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You don't have to read this....I'll understand!

I had severe DDD at L-4-L5 and L5-S1 with instability (spondylolithisis) at L4-L5 and a herniated disc at L5-S1. On May 6, 1997 I had fusion L4, L5, S1 and disectomy at L-5 and decompression of the disc at L-4. I had instrumentation placed; 2 Harrington rods and 6 Isola screws. On 6-2-97 (a Monday) I developed a severe wound incision literally opened and began draining. I was seen in the emergency room, x-rayed, given antibiotics and sent home with instructions to call my spinal surgeon in the morning. I called the next morning (Tues.) and his secretary told me he was in surgery all day, she's pass along the message. He never got back to me until late that day and told me to meet him in his office before hours on Wed. Upon seeing me he decided he had to hospitalize me and clean out what he *thought* was merely a suture tract infection. No biggie but I'd need to be put under anesthesia as it would be quite painful. I expected to stay overnight and return home Thursday. Upon opening me he discovered I was totally infected...the bone graft and hardware too. They removed much of the bone they'd harvested from my hip and tried to clean up the hardware as best they could. I woke up that night and knew I was in deep doo-doo; I should have woken up much earlier if it had been just a suture infection.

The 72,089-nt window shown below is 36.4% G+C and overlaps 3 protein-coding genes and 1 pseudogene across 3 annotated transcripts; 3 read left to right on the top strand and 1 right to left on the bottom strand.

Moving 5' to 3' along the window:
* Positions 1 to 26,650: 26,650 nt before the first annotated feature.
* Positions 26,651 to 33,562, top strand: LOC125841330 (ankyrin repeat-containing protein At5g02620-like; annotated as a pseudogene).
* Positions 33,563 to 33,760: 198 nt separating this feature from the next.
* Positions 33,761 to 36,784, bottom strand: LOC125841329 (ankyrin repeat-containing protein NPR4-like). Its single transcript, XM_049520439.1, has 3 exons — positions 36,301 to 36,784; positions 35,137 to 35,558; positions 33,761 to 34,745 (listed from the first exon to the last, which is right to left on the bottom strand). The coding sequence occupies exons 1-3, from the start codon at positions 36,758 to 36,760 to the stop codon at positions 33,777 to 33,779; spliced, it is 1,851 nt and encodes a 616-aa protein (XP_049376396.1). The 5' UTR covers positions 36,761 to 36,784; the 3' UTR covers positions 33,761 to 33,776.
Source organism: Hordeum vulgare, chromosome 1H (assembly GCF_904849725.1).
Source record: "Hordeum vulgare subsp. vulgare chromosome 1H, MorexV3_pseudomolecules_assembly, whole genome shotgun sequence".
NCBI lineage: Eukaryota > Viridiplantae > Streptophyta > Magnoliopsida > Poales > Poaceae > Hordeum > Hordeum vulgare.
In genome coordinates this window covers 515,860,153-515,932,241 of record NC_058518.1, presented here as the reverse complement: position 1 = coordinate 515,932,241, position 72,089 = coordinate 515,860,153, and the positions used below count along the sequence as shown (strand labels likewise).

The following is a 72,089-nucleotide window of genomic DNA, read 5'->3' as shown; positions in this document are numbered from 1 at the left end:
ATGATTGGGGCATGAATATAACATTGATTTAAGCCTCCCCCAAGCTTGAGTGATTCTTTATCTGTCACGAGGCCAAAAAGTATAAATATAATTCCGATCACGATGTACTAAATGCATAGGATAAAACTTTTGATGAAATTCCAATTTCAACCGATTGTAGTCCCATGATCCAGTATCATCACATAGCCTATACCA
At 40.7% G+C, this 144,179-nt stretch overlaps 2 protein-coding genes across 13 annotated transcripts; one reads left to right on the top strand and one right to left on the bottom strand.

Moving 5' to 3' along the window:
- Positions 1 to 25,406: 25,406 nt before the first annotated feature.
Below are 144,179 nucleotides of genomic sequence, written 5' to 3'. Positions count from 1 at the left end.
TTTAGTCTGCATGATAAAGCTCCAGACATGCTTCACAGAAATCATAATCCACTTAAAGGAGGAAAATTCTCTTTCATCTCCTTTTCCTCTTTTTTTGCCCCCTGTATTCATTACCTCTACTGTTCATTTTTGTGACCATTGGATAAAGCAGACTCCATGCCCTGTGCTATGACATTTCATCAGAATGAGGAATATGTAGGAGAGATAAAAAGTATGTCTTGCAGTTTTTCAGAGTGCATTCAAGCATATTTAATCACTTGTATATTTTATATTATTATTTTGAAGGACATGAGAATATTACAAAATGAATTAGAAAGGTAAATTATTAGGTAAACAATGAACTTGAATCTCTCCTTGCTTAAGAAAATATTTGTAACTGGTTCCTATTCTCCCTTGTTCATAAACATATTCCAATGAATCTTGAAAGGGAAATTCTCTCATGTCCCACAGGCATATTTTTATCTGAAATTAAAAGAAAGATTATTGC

They couldn't close my incision because I was too infected and I needed to be cleaned out twice a day. From what I've heard, it was comparable to being a burn victim; they come in twice a day and remove your dressing and clean the wound. Needless to say, I was on a morphine pump but they had to *boost* me with injectables before they could even start to remove the dressings. All I can say is I wouldn't wish this on anyone. I was sent home a week later...still wide open. I had a visiting nurse in twice a day to change dressings and clean the wound and I was still on IV antibiotics three times a day, which I had to learn how to run myself. (Try learning that skill when you're high as a kite on pain meds!)

I was home about two weeks when my visiting nurse noticed my incision was opening again. She could see my hardware poking through the granulation tissue. It was obvious I was still infected. Back into the hospital I went. This time they called in the chief of trauma plastic surgery (on a Saturday, no less!) to try to close my wound. Since most of my muscles and tissue had been debrided away in an attempt to eradicate the infection the plastic surgeon was not only going to clean me out one more time but also going to have to try to figure out how the heck he was going cover fourteen inches of open wound when there was no tissue available to do so.